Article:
Whip It arrived on DVD on Jan. 26. What’s that? You’ve never heard of Whip It? It’s a film about women doing something other than fretting about babies or boyfriends or weddings, so it got little support from Fox Searchlight in the form of advertising or other promotion. After all, girls don’t like sports or even play sports— this is “common knowledge”—so of course no one, not even girls, would want to see a movie about girls doing sports, and there’s no point in letting potential audiences know that one is out there. Not even one starring punk darling Ellen Page, or directed by tabloid darling Drew Barrymore (her directoral debut!), or one about tough, cool girls taking no prisoners in an Austin, Texas, roller-derby league.
With the right push, Whip It could have been a huge hit. It’s fresh without deviating too much from the standard clichés of the sports genre. It’s not arty—except in its insistence in framing athletic women as its protagonists—and it’s definitely feel-good in precisely the way that mainstream audiences love. Instead, it was all but ignored—easy for moviegoers to do when they don’t know a movie exists—and it earned only a little over $13 million in the United States and Canada last fall (it has not been released overseas), which didn’t even cover its modest $15 million budget. Which only goes to prove the “common knowledge”: No one wants to see movies about girls playing sports.
Go a little deeper, and it’s clear that this practice of pretending women don’t play sports, and that no one wants to see movies about women playing sports, is a long-term thing. If you can scrape up two dozen movies from the entire history of film that feature female athletes as protagonists—even if you stretch the definition of “athlete”—you’re doing better than I’ve been able to do. Movies about male athletes are countless and constitute a major genre of cinema. Oh, and did you know that Feb. 13 is “National Women in Sports Day”? Apparently, the other 364 are “National Men in Sports Days.”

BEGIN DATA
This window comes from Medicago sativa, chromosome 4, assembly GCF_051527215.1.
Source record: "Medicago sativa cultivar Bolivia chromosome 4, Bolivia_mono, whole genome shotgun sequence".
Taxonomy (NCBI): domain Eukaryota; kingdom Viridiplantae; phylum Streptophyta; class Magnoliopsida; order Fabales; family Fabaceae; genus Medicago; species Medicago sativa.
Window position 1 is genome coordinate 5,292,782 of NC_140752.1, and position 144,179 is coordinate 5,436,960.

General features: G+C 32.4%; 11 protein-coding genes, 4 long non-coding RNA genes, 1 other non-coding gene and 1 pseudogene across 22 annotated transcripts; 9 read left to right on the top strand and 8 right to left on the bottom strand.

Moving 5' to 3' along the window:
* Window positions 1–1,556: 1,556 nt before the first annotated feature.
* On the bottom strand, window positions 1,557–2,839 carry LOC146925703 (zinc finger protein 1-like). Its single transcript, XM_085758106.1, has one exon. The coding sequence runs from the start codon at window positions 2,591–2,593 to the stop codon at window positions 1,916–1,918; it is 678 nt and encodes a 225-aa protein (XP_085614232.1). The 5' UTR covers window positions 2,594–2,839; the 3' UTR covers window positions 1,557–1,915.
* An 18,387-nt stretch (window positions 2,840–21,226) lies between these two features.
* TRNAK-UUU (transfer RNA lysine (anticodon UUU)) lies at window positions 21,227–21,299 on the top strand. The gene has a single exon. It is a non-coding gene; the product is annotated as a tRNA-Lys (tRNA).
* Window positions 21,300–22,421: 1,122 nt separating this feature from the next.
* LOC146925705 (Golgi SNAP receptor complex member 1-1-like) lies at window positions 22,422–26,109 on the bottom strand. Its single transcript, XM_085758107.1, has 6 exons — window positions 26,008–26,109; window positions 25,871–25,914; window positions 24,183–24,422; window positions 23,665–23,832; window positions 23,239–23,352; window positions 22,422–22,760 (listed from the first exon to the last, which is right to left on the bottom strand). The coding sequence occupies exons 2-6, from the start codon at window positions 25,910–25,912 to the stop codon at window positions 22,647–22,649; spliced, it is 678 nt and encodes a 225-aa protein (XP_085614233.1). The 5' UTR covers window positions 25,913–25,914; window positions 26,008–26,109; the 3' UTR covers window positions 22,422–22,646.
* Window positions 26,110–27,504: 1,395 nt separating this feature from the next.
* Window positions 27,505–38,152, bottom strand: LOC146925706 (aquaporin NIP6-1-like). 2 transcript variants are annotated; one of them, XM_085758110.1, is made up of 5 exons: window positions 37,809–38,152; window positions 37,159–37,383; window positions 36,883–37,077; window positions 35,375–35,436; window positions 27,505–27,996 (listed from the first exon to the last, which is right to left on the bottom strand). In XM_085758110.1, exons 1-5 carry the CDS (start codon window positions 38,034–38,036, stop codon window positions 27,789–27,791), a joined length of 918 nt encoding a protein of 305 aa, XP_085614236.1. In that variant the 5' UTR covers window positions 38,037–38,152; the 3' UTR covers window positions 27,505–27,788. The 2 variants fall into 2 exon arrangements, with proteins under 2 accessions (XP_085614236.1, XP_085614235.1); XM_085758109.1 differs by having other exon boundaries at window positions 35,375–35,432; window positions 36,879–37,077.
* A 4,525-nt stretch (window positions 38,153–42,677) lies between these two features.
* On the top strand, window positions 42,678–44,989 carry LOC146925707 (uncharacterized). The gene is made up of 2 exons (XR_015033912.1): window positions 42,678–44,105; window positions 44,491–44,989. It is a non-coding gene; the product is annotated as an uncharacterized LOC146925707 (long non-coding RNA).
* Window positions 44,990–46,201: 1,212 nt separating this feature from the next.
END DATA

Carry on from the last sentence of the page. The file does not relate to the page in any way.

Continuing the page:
Few of these rare films can be found prior to the 1990s. There’s 1944’s National Velvet, in which Elizabeth Taylor’s young jockey dreams of steeplechase victory. Of course, she has to disguise herself as a boy in order to ride the damned horse.
In the 1952 comedy Pat and Mike, Katharine Hepburn is downright genius at golf—except when her fiancé is around, and then she gets all flustered—but never fear, because another man, Spencer Tracy, will solve her problem. Personal Best (1982), about women training for Olympic track-and-field events, offered a realistic look at women athletes, but it’s mostly just a punch line today because of its lesbian sub-theme—and that’s a problem not with the movie, of course, but with cultural perceptions about women athletes.
Into the 1990s, things started to look up. One year—1992—saw two relatively positive films. The charming, funny, poignant A League of Their Own delivered a fictionalized recounting of the real-life women who carried the flame of baseball during World War II, when the majors saw their players shipped off to fight. The Cutting Edge was a romantic comedy about Olympic figure skaters; alas that Moira Kelly’s protagonist is a clichéd spoiled brat. And that was pretty much it for the ’90s, actually.
But women’s-sports movies heated up in the 2000s. The year 2000 alone saw three films about girls and women playing sports: Love & Basketball, in which Sanaa Lathan plays hoops (and falls in love with a boy player); Girlfight, which launched Michelle Rodriguez as a star in her role as a teen boxer; and Bring It On ... if you count cheerleading as a sport. (I’m not suggesting necessarily that we shouldn’t, merely that it’s a bit of a cheat. Sure, cheering is athletic, but so is ballet.)
In 2002, we saw the excellent Bend It Like Beckham—about girl soccer players, and creating a star in Keira Knightley—and the less appealing Blue Crush, about girl surfers, which unfortunately ends up looking like a soft-drink commercial. In 2004, Million Dollar Baby, with Hilary Swank starring as a woman boxer, won Best Picture, while less well-known but well-worth a look is the documentary Lipstick & Dynamite: The First Ladies of Wrestling, about the pioneers of the 1940s and ’50s. In 2007, Gracie featured about a teenage girl in the 1970s who longed to play soccer (based on the real adolescence of actress Elisabeth Shue).
And that’s almost the complete history of women playing sports on film—which is disgraceful. Every year sees numerous films, from serious-minded dramas to goofy comedies, about men playing games, either professionally or for fun. That cinematic athletic women can be summed up so briefly says that there’s huge untapped potential just waiting to be mined.